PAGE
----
Even if you're invested in 3D Systems (NYSE: DDD ) or Stratasys (NASDAQ: SSYS ) and closely following the 3-D printing space, you might not be familiar with Shapeways. That's to be expected because it isn't a public company and has an entirely different business model than the publicly traded 3-D printing companies.
Why write about a private 3-D printing company? And why should you care if you're a 3-D printing investor? Because Shapeways has just moved a considerable step closer to an IPO or a possible buyout. That's because Andreessen Horowitz, one of the top Silicon Valley venture capital firms, recently led a round of funding that raised a cool $30 million for this 3-D printing services company. This is a big bet on Shapeways' business model, which I also think is fantastic. The deal follows $17.3 million raised across several rounds of funding from a few other VC firms. This latest big injection of cash, which came in late April, will help Shapeways further grow, and move closer to the end goal of VC firms. VC firms nurture their investments along so they can most profitably cash out -- via either a public offering or a buyout -- within a reasonable time period.
Shapeways' business model
Shapeways, which is a 2010 spin-out from the lifestyle incubator of Philips Electronics, produces 3-D printed objects for customers. It doesn't sell 3-D printers or materials. Granted, 3D Systems, Stratasys, ExOne, and voxeljet also have services businesses, in addition to making 3-D printers. One thing that makes Shapeways unique is that its customers could be anyone from Joe Consumer to Susan Small Business Owner to Bill Big Business Owner. The two former categories make up the bulk to all of its business. This is in contrast to the publicly traded 3-D printing companies, which largely provide 3-D printing services to the latter two categories.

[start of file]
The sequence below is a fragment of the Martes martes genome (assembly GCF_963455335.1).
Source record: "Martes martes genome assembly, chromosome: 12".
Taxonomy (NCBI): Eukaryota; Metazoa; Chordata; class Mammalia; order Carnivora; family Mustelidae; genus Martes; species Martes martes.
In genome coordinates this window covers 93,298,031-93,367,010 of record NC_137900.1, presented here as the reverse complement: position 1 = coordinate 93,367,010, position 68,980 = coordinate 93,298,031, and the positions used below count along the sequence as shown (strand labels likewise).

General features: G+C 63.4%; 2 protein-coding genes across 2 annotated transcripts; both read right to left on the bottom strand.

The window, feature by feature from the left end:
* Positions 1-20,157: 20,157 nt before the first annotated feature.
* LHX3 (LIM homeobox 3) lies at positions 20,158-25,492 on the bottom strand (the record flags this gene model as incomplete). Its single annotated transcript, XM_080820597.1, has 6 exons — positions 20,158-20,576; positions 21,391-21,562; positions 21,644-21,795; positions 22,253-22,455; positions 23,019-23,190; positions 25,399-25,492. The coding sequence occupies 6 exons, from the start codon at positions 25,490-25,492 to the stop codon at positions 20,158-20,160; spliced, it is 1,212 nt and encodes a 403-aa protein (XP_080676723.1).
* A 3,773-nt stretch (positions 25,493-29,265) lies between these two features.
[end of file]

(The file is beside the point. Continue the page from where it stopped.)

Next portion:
More importantly, a core part of Shapeways business model involves coordinating a marketplace where people can buy and sell a wide variety of 3-D printed products. As Wired aptly put it:
When someone pushes the "buy" button for that Minecraft figurine in bronze, Shapeways' printers get to work producing the object, and then in a sort of Amazon-like way, handle everything for the seller -- including payments and shipping.
This is a very appealing way for hobbyists and professional designers to design and sell their products. It removes the sizable upfront costs of buying a 3-D printer -- or several 3-D printers, as it's unlikely that a single printer would meet the needs of many professional designers.
One doesn't need to know how to use 3-D printing design software to design something, as the company has offerings targeted at everyday users. For instance, its "configurator" allows people to customize various basic configurations it makes available. The "light poem" in the picture, which can hold an LED light or pens or flowers, was made using the configurator. The user gets his or her choice of materials and words to have printed on the product.